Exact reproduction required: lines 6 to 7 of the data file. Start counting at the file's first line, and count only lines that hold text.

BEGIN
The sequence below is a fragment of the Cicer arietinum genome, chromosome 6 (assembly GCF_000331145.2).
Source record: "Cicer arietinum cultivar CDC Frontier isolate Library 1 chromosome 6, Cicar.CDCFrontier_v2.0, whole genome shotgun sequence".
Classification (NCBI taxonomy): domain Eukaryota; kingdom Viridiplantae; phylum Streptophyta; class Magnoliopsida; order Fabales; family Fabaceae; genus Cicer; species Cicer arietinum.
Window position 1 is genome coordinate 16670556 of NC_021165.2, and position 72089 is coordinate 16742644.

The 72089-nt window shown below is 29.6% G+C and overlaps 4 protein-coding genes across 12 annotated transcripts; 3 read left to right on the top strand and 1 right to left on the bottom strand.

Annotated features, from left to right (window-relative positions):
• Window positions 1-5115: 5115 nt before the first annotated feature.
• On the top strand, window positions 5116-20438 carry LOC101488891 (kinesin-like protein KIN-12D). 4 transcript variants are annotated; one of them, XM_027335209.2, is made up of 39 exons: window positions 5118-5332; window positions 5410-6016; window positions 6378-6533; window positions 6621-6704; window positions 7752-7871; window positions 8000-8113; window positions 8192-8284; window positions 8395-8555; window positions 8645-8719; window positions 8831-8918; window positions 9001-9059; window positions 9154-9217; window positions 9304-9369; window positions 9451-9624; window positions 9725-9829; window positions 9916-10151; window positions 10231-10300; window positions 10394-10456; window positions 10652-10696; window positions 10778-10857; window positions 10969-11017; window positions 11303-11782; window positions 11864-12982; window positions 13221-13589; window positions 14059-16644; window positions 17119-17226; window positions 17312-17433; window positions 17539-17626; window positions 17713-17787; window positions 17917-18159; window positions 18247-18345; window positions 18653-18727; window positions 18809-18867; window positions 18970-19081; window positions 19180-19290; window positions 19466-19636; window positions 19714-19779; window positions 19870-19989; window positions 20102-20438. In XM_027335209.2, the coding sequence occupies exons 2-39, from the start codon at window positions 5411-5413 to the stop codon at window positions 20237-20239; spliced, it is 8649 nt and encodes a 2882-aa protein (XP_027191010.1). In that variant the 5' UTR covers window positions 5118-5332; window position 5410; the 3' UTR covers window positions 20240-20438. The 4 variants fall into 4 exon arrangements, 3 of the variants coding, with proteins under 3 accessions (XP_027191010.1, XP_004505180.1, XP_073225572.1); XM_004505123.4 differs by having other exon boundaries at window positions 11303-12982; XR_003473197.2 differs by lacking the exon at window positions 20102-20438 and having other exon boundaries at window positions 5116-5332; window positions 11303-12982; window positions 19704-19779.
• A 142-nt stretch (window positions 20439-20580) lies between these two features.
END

Annotated features, from left to right (window-relative positions):
• Window positions 1-5115: 5115 nt before the first annotated feature.